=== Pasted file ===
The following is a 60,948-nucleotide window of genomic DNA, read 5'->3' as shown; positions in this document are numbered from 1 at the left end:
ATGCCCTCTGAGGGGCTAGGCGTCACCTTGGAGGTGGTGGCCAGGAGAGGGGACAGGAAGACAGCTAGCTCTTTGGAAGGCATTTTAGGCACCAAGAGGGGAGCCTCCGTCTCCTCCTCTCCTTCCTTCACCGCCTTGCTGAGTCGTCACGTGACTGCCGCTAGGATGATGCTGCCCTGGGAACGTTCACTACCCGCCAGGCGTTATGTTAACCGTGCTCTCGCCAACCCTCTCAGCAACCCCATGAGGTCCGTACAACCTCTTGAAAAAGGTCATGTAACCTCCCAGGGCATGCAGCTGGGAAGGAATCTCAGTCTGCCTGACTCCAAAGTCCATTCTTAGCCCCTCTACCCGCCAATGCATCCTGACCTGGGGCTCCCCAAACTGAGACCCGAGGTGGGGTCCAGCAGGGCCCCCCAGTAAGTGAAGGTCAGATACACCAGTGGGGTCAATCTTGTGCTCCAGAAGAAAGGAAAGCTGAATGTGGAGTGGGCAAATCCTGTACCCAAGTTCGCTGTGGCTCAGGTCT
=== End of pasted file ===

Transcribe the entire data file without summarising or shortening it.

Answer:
The following is a 60,948-nucleotide window of genomic DNA, read 5'->3' as shown; positions in this document are numbered from 1 at the left end:
ATGCCCTCTGAGGGGCTAGGCGTCACCTTGGAGGTGGTGGCCAGGAGAGGGGACAGGAAGACAGCTAGCTCTTTGGAAGGCATTTTAGGCACCAAGAGGGGAGCCTCCGTCTCCTCCTCTCCTTCCTTCACCGCCTTGCTGAGTCGTCACGTGACTGCCGCTAGGATGATGCTGCCCTGGGAACGTTCACTACCCGCCAGGCGTTATGTTAACCGTGCTCTCGCCAACCCTCTCAGCAACCCCATGAGGTCCGTACAACCTCTTGAAAAAGGTCATGTAACCTCCCAGGGCATGCAGCTGGGAAGGAATCTCAGTCTGCCTGACTCCAAAGTCCATTCTTAGCCCCTCTACCCGCCAATGCATCCTGACCTGGGGCTCCCCAAACTGAGACCCGAGGTGGGGTCCAGCAGGGCCCCCCAGTAAGTGAAGGTCAGATACACCAGTGGGGTCAATCTTGTGCTCCAGAAGAAAGGAAAGCTGAATGTGGAGTGGGCAAATCCTGTACCCAAGTTCGCTGTGGCTCAGGTCT